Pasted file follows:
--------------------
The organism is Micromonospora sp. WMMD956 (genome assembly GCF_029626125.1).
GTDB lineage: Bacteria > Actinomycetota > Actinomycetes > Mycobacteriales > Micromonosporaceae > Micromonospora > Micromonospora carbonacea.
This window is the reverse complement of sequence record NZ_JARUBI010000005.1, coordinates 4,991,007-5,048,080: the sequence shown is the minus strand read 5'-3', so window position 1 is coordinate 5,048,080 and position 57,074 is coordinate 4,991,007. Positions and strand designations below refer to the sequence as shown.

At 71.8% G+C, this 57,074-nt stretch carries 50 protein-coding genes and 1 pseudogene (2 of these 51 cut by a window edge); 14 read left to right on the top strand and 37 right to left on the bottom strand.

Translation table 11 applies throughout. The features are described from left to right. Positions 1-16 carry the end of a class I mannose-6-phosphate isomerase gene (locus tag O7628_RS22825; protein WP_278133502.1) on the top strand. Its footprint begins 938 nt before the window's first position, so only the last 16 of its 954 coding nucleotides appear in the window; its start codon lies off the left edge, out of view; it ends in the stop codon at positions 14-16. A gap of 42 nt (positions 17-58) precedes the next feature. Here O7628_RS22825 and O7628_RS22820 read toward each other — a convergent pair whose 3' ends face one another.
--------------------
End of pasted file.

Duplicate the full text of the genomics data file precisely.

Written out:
The organism is Micromonospora sp. WMMD956 (genome assembly GCF_029626125.1).
GTDB lineage: Bacteria > Actinomycetota > Actinomycetes > Mycobacteriales > Micromonosporaceae > Micromonospora > Micromonospora carbonacea.
This window is the reverse complement of sequence record NZ_JARUBI010000005.1, coordinates 4,991,007-5,048,080: the sequence shown is the minus strand read 5'-3', so window position 1 is coordinate 5,048,080 and position 57,074 is coordinate 4,991,007. Positions and strand designations below refer to the sequence as shown.

At 71.8% G+C, this 57,074-nt stretch carries 50 protein-coding genes and 1 pseudogene (2 of these 51 cut by a window edge); 14 read left to right on the top strand and 37 right to left on the bottom strand.

Translation table 11 applies throughout. The features are described from left to right. Positions 1-16 carry the end of a class I mannose-6-phosphate isomerase gene (locus tag O7628_RS22825; protein WP_278133502.1) on the top strand. Its footprint begins 938 nt before the window's first position, so only the last 16 of its 954 coding nucleotides appear in the window; its start codon lies off the left edge, out of view; it ends in the stop codon at positions 14-16. A gap of 42 nt (positions 17-58) precedes the next feature. Here O7628_RS22825 and O7628_RS22820 read toward each other — a convergent pair whose 3' ends face one another.